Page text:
6) Michael Markovitz is a founder and director of Element36, a consultancy specialising in providing strategy and technology for media, entertainment, digital businesses and non-governmental organisations. He’s a board member of SOS, the civil society coalition that campaigns for public broadcasting in the public interest. A journalism and law graduate from Rhodes and Wits universities, he has extensive experience in media and regulation. He was a member of the broadcast commission of the Film and Allied Workers Organisation in the 1990s and assisted in drafting the 1993 memorandum of understanding between the ANC and the apartheid government on the appointment of the first SABC board to serve in our democracy. He’s also worked as an adviser at Icasa and chaired Primedia Digital.
7) Khanyisile Kweyama currently chairs the five-member interim board of the SABC, and has been part of the team that acted against Hlaudi Motsoeneng and the former acting chief executive James Aguma. A recent former CEO of Business Unity SA, she was appointed to the National Planning Commission in 2015 and has served on the Telkom board. The professional achievements of this holder of a post-graduate diploma in management from Wits University have been recognised with various awards. They include an award for being “the most influential woman in mining, resources and the extractive sector” between 2012 and 2015 and several merit awards from industry bodies.
8) Febe Potgietier-Gqubule serves on the board of the think-tank Mapungubye Institute for Strategic Reflections (Mistra). She’s the former deputy chief of staff at the African Union Commission in Addis Ababa. She served there under former AU Commission chairperson Nkosazana Dlamini-Zuma, having started as her adviser for strategy and planning. Prior to that she was South Africa’s ambassador and head of mission to Poland. A holder of a master’s degree from Wits University, she was previously the deputy chairperson of the board of the State Information Technology Agency and headed the Lejweleputswa Development Agency.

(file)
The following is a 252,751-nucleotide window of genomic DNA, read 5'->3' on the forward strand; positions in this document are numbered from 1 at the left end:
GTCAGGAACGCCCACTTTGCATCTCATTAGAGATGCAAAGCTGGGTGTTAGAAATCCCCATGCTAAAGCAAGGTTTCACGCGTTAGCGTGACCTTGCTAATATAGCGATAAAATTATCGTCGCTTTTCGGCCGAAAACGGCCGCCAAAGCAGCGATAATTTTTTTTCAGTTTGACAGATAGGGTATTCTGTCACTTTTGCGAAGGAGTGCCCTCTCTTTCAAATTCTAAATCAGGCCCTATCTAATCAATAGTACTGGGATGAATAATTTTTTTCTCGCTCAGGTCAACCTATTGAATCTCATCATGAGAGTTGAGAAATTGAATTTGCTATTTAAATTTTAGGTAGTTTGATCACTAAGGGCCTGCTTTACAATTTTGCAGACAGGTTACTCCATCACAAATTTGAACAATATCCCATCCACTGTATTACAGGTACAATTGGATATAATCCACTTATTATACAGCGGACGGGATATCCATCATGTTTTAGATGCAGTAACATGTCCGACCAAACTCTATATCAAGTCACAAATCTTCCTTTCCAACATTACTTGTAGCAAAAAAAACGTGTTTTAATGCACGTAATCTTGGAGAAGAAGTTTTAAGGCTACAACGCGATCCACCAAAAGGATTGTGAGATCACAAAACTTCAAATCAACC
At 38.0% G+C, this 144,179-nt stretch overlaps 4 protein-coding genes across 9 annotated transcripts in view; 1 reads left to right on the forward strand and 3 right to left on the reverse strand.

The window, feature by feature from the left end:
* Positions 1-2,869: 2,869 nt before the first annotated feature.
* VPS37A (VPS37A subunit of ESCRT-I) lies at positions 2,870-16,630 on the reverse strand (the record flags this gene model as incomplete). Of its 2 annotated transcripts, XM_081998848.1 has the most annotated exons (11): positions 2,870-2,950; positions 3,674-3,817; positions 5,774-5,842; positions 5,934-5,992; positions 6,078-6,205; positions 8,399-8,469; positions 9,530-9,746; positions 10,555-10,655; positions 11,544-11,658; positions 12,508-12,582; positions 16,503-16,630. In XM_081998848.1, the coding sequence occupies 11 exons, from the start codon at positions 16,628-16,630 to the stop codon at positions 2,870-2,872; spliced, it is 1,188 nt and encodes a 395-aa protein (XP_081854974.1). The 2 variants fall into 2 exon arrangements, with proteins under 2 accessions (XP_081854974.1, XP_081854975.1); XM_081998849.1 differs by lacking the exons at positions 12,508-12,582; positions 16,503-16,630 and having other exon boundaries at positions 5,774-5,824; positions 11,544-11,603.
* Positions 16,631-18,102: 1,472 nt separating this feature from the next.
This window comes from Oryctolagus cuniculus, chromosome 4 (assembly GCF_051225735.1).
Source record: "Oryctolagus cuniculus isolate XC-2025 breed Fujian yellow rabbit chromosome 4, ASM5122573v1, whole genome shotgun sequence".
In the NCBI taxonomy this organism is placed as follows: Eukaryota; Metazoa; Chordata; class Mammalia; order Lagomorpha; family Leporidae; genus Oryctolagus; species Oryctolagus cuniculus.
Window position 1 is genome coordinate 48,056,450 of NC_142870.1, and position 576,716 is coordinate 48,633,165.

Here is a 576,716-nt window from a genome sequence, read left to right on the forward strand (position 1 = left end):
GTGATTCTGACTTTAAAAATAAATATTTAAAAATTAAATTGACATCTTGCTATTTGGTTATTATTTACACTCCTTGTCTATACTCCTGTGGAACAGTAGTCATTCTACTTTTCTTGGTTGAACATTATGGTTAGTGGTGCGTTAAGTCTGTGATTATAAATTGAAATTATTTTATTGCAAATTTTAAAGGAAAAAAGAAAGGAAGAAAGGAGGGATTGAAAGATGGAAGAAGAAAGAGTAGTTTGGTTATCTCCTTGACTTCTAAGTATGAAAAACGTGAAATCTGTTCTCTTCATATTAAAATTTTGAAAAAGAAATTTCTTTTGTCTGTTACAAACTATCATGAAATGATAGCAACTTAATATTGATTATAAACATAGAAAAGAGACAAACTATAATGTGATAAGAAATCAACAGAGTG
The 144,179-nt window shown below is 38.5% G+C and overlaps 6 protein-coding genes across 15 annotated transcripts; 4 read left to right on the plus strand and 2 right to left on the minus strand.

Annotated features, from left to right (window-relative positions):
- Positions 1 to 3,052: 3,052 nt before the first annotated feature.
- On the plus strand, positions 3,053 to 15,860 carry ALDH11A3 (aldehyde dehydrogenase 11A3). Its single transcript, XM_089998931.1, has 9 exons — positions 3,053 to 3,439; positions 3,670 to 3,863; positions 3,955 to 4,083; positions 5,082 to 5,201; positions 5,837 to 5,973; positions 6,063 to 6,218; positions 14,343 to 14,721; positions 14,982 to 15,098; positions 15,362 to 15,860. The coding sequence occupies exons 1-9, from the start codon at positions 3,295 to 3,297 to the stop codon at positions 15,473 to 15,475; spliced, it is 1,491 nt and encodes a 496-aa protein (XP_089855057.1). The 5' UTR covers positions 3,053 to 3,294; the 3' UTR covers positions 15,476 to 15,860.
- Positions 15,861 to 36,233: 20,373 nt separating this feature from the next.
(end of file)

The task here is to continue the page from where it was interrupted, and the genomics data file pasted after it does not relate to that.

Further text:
9) Thabiso Ratsomo describes himself as a “professional with extensive experience in the government and the non-governmental sector”. He currently works as consultant. A former political prisoner, he was previously employed as a chief director and a chief of staff at the defence ministry. A holder of two master’s degrees in public management and human resources, he started his career as a researcher and a print journalist.
10) William Hamilton Currie has extensive experience in information and communication technology (ICT). In addition to publishing widely on ICT issues, he has worked in various capacities in the industry. He is a former special adviser to then minister of posts, telecommunications and broadcasting, Pallo Jordan. He’s also a former councillor at both the Independent Communications Authority of SA and its predecessor, the SA Telecommunications Regulatory Authority. Apart from a string of qualifications in the liberal arts, he has a master’s degree in film and television from the University of London and a certificate in management from Wits Business School.
11) Mathumo Manaka is a communications specialist with more than 17 years’ experience as a broadcaster and media lecturer. He has hosted radio shows at Igagasi FM, Kaya FM and the SAFM. He is currently the anchor of Vuma FM’s drive time show, and has worked as the KwaZulu-Natal SABC communications manager. Among his qualifications is a diploma in media management from AAA School of Advertising. His curriculum vitae states that he is committed to “radio principles to build TSL/CUME [time spent listening/cumulative audience] and a strong brand that can appeal to the advertiser”.
12) Len Konar is the final candidate. He is a chartered account by profession and his qualifications include a doctor of commerce and a certificate in tax law from Unisa. He has been exposed to diverse sectors of the economy at executive level for more than 30 years, including information technology retail, mining, manufacturing, private equity and government. His resumé says he is “adept in crafting effective strategies and sophisticated financial systems to grow revenue, minimise cost, increase profitability and attract outside capital”. He serves on the boards of listed and unlisted companies such as Sappi, Old Mutual, Exxaro Resources and Alexander Forbes. He previously chaired the external audit committee of the International Monetary Fund and co-chaired the World Bank’s risk committee.
*City Press’ coverage of the SABC board interviews was done in partnership with SOS coalition, a civil society coalition committed to, and campaigning for, public broadcasting that is in the public interest. Visit the SOS coalition for more.